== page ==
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N.J. school loosens dress code

By The Associated Press

EDISON, N.J. — A high school's dress code has been altered to give students the opportunity to express their beliefs, as long as what they wear is not lewd or obscene and does not interfere with learning.

Officials at J.P. Stevens High School in Edison made the change after they received a complaint from Shaun Chichester, who was asked to remove a "Whaq Iraq" T-shirt he wore to school on March 21. Chichester complied with the request, but said it violated his right to free speech.

In a statement issued on Oct. 23, school officials said that even though shirts like the one Chichester wore may cause controversy in a diverse district such as Edison, students have the right to wear clothing "that doesn't threaten to disrupt the educational process."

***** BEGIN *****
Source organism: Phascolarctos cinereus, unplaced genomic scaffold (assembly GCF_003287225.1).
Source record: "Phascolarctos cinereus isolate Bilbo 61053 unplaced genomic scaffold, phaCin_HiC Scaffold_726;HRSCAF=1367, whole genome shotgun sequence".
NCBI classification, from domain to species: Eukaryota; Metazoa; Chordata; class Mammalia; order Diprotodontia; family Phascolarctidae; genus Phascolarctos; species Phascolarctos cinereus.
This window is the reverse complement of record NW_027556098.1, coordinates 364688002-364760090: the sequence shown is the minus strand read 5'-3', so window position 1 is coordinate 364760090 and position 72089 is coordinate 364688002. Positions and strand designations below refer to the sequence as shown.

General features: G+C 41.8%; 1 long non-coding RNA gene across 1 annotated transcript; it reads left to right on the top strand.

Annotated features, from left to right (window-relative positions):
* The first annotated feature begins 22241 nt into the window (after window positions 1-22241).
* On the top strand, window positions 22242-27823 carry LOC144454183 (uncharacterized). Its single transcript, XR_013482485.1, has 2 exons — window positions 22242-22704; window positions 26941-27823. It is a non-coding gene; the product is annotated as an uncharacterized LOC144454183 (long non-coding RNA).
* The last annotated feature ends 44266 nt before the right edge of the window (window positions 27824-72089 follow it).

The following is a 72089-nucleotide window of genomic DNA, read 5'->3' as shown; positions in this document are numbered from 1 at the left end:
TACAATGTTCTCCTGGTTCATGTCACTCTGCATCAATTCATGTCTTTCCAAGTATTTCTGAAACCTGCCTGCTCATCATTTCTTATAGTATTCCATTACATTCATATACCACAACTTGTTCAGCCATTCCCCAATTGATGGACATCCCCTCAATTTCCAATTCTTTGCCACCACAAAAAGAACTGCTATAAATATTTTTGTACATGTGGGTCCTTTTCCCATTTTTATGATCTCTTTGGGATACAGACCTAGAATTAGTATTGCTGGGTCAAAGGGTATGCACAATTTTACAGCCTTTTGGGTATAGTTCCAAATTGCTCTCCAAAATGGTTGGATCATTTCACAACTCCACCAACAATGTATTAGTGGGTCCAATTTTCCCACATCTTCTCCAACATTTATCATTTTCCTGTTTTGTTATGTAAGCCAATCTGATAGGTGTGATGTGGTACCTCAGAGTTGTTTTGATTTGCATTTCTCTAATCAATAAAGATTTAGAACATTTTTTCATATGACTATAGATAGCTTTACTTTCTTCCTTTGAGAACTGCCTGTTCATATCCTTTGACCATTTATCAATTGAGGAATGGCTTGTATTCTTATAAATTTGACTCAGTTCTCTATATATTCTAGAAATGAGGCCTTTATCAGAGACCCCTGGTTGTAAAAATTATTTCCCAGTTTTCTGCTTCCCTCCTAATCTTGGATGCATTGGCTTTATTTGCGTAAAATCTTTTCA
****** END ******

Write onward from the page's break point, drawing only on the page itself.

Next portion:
Gerald Walpin, a New York City-based lawyer who represented Chichester, said the policy change has already taken effect.

Chichester, now a junior, declined to comment on the decision, but Walpin said he would have sued if school officials had not amended the dress code.


Student gets go-ahead to don anti-Bush T-shirt

Federal judge grants ACLU's request for preliminary injunction, saying Michigan school official barred shirt out of belief that it 'conveyed an unpopular political message.' 10.03.03

4th Circuit halts enforcement of Virginia school's dress code
Three-judge panel sides with boy and NRA, saying that policy — which prohibits clothing that depicts weapons — is likely to be found unconstitutional. 12.02.03

Clothing, dress codes & uniforms

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